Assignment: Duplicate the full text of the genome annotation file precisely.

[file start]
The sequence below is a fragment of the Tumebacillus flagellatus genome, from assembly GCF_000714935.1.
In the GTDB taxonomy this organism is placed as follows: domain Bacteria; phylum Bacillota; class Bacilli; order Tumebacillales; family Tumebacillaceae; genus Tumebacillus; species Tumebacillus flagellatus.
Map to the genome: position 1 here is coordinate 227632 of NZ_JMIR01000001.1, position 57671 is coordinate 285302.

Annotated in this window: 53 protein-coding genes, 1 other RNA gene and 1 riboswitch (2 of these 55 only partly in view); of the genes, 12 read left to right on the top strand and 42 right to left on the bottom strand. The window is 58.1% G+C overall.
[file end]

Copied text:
The sequence below is a fragment of the Tumebacillus flagellatus genome, from assembly GCF_000714935.1.
In the GTDB taxonomy this organism is placed as follows: domain Bacteria; phylum Bacillota; class Bacilli; order Tumebacillales; family Tumebacillaceae; genus Tumebacillus; species Tumebacillus flagellatus.
Map to the genome: position 1 here is coordinate 227632 of NZ_JMIR01000001.1, position 57671 is coordinate 285302.

Annotated in this window: 53 protein-coding genes, 1 other RNA gene and 1 riboswitch (2 of these 55 only partly in view); of the genes, 12 read left to right on the top strand and 42 right to left on the bottom strand. The window is 58.1% G+C overall.